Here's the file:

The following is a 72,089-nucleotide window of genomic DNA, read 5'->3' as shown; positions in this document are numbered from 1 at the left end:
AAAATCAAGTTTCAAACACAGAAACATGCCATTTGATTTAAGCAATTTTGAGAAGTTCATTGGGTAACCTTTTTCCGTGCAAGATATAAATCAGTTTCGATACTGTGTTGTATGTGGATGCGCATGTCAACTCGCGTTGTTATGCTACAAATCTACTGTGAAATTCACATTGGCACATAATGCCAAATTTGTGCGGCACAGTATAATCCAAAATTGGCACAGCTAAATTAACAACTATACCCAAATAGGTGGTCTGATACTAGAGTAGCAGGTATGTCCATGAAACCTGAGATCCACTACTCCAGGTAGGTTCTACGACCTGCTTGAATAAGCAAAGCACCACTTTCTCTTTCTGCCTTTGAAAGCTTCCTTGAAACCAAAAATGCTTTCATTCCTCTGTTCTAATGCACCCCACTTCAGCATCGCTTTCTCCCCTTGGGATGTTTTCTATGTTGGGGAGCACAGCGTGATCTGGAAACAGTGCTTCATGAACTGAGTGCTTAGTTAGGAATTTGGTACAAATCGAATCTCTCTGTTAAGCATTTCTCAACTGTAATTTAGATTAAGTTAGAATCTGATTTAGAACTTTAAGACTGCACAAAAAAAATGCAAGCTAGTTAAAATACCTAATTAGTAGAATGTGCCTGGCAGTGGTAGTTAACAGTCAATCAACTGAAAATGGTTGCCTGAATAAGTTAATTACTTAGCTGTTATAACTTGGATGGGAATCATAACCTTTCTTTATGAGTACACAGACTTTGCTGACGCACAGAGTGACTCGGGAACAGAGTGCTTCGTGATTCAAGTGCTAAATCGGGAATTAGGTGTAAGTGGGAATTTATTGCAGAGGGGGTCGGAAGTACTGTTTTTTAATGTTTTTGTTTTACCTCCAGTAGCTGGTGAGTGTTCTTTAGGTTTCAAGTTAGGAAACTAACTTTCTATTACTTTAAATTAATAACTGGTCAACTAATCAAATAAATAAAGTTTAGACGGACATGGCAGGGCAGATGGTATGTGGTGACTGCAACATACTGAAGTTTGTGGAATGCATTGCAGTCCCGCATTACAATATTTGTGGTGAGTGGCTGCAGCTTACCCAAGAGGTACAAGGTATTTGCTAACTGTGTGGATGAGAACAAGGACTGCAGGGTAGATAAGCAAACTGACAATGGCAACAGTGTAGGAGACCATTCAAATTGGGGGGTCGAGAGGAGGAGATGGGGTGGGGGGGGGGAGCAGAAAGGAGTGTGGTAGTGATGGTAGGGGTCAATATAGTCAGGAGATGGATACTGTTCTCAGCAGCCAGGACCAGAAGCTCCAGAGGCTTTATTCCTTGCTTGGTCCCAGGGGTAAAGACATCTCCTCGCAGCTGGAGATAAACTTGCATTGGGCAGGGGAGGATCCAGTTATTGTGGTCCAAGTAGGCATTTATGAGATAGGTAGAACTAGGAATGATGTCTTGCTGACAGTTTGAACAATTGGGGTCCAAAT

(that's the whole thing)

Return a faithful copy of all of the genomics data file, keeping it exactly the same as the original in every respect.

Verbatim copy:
The following is a 72,089-nucleotide window of genomic DNA, read 5'->3' as shown; positions in this document are numbered from 1 at the left end:
AAAATCAAGTTTCAAACACAGAAACATGCCATTTGATTTAAGCAATTTTGAGAAGTTCATTGGGTAACCTTTTTCCGTGCAAGATATAAATCAGTTTCGATACTGTGTTGTATGTGGATGCGCATGTCAACTCGCGTTGTTATGCTACAAATCTACTGTGAAATTCACATTGGCACATAATGCCAAATTTGTGCGGCACAGTATAATCCAAAATTGGCACAGCTAAATTAACAACTATACCCAAATAGGTGGTCTGATACTAGAGTAGCAGGTATGTCCATGAAACCTGAGATCCACTACTCCAGGTAGGTTCTACGACCTGCTTGAATAAGCAAAGCACCACTTTCTCTTTCTGCCTTTGAAAGCTTCCTTGAAACCAAAAATGCTTTCATTCCTCTGTTCTAATGCACCCCACTTCAGCATCGCTTTCTCCCCTTGGGATGTTTTCTATGTTGGGGAGCACAGCGTGATCTGGAAACAGTGCTTCATGAACTGAGTGCTTAGTTAGGAATTTGGTACAAATCGAATCTCTCTGTTAAGCATTTCTCAACTGTAATTTAGATTAAGTTAGAATCTGATTTAGAACTTTAAGACTGCACAAAAAAAATGCAAGCTAGTTAAAATACCTAATTAGTAGAATGTGCCTGGCAGTGGTAGTTAACAGTCAATCAACTGAAAATGGTTGCCTGAATAAGTTAATTACTTAGCTGTTATAACTTGGATGGGAATCATAACCTTTCTTTATGAGTACACAGACTTTGCTGACGCACAGAGTGACTCGGGAACAGAGTGCTTCGTGATTCAAGTGCTAAATCGGGAATTAGGTGTAAGTGGGAATTTATTGCAGAGGGGGTCGGAAGTACTGTTTTTTAATGTTTTTGTTTTACCTCCAGTAGCTGGTGAGTGTTCTTTAGGTTTCAAGTTAGGAAACTAACTTTCTATTACTTTAAATTAATAACTGGTCAACTAATCAAATAAATAAAGTTTAGACGGACATGGCAGGGCAGATGGTATGTGGTGACTGCAACATACTGAAGTTTGTGGAATGCATTGCAGTCCCGCATTACAATATTTGTGGTGAGTGGCTGCAGCTTACCCAAGAGGTACAAGGTATTTGCTAACTGTGTGGATGAGAACAAGGACTGCAGGGTAGATAAGCAAACTGACAATGGCAACAGTGTAGGAGACCATTCAAATTGGGGGGTCGAGAGGAGGAGATGGGGTGGGGGGGGGGAGCAGAAAGGAGTGTGGTAGTGATGGTAGGGGTCAATATAGTCAGGAGATGGATACTGTTCTCAGCAGCCAGGACCAGAAGCTCCAGAGGCTTTATTCCTTGCTTGGTCCCAGGGGTAAAGACATCTCCTCGCAGCTGGAGATAAACTTGCATTGGGCAGGGGAGGATCCAGTTATTGTGGTCCAAGTAGGCATTTATGAGATAGGTAGAACTAGGAATGATGTCTTGCTGACAGTTTGAACAATTGGGGTCCAAAT